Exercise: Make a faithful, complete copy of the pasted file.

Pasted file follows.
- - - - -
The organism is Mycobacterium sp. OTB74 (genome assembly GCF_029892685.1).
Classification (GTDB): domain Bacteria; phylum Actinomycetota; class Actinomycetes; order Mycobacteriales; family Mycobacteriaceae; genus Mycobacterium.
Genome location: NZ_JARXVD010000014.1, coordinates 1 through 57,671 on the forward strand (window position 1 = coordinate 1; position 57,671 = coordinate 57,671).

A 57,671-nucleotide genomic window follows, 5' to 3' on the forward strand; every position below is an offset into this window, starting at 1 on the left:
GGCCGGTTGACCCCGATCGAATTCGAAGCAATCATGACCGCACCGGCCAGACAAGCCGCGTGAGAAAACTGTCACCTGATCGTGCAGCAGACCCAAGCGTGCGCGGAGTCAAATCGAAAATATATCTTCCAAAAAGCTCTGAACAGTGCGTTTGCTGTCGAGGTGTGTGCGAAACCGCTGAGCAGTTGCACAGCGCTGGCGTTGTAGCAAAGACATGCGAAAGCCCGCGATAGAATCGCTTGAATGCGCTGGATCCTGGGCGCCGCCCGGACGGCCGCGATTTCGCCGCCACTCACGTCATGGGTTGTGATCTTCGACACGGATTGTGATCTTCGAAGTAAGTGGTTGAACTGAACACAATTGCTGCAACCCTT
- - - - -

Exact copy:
The organism is Mycobacterium sp. OTB74 (genome assembly GCF_029892685.1).
Classification (GTDB): domain Bacteria; phylum Actinomycetota; class Actinomycetes; order Mycobacteriales; family Mycobacteriaceae; genus Mycobacterium.
Genome location: NZ_JARXVD010000014.1, coordinates 1 through 57,671 on the forward strand (window position 1 = coordinate 1; position 57,671 = coordinate 57,671).

A 57,671-nucleotide genomic window follows, 5' to 3' on the forward strand; every position below is an offset into this window, starting at 1 on the left:
GGCCGGTTGACCCCGATCGAATTCGAAGCAATCATGACCGCACCGGCCAGACAAGCCGCGTGAGAAAACTGTCACCTGATCGTGCAGCAGACCCAAGCGTGCGCGGAGTCAAATCGAAAATATATCTTCCAAAAAGCTCTGAACAGTGCGTTTGCTGTCGAGGTGTGTGCGAAACCGCTGAGCAGTTGCACAGCGCTGGCGTTGTAGCAAAGACATGCGAAAGCCCGCGATAGAATCGCTTGAATGCGCTGGATCCTGGGCGCCGCCCGGACGGCCGCGATTTCGCCGCCACTCACGTCATGGGTTGTGATCTTCGACACGGATTGTGATCTTCGAAGTAAGTGGTTGAACTGAACACAATTGCTGCAACCCTT